Yesterday's protest against student fines used at Noble Street charter schools has generated a ton of media coverage today though to be honest I'm not sure I get what the big deal is or whether the event seemed particularly authentic. There are people who think charter schools are a really bad idea, which is fine. But the total dollar amounts in fines they've discovered collected by Noble Street -- $387,000 over three years -- doesn't really seem that large to me, given the size of the Noble network and the dollar amounts involved in running schools, and the "predatory" language being used seems really over the top. Are charter schools perfect, or good for every kid? Of course not. (There's been a ton of hype around charters and the Catalyst story notes that fine amounts vary widely among different Noble campuses.) But are parents trapped at Noble schools if they realize after the fact that the system seems onerous to them? No, not really. Is there some sort of mass exodus of students from Noble schools back to district schools because of the fines? Not that I know of. Do advocates know what's best for kids, even better than parents? Nope, not that either.
‘Flaming hot’ chips, gum, other ‘infractions’ costly at some schools Sun Times: A Chicago charter school franchise often touted by Mayor Rahm Emanuel has pocketed almost $387,000 in fees over three years by issuing demerits for “minor infractions” ranging from not sitting up straight to openly carrying “flaming hot” chips, parents and students charged Monday.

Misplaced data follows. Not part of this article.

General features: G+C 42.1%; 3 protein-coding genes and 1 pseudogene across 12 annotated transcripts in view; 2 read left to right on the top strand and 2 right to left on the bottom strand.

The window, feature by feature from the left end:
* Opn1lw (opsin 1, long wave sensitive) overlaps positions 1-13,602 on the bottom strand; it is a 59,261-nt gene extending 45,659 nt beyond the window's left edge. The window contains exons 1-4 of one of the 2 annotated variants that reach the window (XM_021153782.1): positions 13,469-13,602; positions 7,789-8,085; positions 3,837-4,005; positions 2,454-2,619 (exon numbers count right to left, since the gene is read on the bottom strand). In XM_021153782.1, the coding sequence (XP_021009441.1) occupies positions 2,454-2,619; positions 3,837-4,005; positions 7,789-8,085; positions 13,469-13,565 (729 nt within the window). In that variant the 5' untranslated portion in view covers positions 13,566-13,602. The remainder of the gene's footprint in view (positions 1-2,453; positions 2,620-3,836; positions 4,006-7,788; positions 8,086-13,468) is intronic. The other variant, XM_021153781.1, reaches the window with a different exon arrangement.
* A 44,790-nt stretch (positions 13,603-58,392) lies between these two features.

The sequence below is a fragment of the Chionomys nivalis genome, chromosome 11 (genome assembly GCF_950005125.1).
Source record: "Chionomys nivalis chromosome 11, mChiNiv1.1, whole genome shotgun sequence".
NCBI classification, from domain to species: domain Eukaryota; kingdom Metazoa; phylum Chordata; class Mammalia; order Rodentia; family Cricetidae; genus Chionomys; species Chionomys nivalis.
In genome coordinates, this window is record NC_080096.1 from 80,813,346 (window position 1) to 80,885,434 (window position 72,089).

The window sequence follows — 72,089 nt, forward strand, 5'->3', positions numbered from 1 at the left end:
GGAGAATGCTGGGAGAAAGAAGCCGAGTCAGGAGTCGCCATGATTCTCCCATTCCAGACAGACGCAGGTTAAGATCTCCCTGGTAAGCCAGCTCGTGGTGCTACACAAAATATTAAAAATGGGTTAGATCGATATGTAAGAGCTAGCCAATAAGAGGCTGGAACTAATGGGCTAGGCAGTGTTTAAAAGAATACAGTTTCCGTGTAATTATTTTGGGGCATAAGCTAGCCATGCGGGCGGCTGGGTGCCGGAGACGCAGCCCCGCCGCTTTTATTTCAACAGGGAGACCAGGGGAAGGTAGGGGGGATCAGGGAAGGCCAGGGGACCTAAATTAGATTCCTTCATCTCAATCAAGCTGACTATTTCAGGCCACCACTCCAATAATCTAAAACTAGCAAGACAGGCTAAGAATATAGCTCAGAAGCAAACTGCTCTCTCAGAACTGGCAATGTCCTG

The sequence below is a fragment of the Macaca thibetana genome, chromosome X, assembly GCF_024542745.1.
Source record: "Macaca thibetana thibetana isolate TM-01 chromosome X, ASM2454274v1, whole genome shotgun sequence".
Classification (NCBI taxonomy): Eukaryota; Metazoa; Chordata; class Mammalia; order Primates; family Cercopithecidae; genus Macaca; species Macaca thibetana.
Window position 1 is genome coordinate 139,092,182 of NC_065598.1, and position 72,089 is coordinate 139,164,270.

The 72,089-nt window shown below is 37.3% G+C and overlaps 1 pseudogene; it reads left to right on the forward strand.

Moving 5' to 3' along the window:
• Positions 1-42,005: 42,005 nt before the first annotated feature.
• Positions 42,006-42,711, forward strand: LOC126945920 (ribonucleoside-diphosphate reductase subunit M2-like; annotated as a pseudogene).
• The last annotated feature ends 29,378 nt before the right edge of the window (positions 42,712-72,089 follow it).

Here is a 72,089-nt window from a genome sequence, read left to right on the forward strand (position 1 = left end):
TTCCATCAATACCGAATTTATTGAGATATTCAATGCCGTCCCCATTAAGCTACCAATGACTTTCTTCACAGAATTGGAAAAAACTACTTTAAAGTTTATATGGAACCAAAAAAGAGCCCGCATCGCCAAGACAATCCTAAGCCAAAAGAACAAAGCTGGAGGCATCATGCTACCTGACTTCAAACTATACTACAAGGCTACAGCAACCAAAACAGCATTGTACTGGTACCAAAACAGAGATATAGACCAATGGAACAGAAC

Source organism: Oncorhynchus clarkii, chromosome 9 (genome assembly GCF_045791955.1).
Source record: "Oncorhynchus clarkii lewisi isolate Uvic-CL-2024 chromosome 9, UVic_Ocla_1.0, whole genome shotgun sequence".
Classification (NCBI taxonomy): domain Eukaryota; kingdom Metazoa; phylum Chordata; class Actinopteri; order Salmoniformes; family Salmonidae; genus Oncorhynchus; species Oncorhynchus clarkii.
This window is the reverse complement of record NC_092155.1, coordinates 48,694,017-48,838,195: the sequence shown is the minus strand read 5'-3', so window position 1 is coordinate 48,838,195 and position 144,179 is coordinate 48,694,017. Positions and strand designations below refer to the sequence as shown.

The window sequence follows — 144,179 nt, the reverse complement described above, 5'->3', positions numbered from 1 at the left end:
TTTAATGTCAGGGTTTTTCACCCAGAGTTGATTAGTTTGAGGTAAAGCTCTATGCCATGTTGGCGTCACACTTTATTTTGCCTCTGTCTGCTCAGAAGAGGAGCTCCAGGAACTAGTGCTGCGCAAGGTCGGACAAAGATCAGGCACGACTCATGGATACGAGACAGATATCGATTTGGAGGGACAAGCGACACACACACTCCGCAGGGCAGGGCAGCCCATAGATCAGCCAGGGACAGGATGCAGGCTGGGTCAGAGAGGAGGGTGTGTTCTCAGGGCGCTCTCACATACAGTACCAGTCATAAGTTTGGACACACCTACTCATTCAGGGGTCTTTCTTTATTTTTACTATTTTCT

Charter Operator Fines Students For Infractions CNC: The findings are based on information obtained through a Freedom of Information Act request and were released this morning by the Voices of Youth in Chicago Education, a student-led advocacy group; Parents United for Responsible Education, a parents’ rights organization, and Advancement Project, a community-based legal action group.
Students Protest Disciplinary Policies Fox: Chicago school students marched from CPS headquarters to City Hall Monday to protest what they say are harsh discipline policies.
Charter school's disciplinary fines protested ABC7: Hundreds of people protested at Chicago Public School headquarters Monday against the Noble Street Charter Network's use of fines to discipline students that they say is not stopping the bad behavior and digs deep into the parents' pockets.
Charter discipline policy under fire Catalyst: Detention rates were highest at Rowe-Clark Math and Science Academy, which averaged 16 detentions per student in 2010-11 and collected nearly $29,000 from detention fees -- or more than $80 per student, according to an analysis of data provided by Advancement Project. They were lowest at Gary Comer College Prep, where fees averaged less than $4 per student.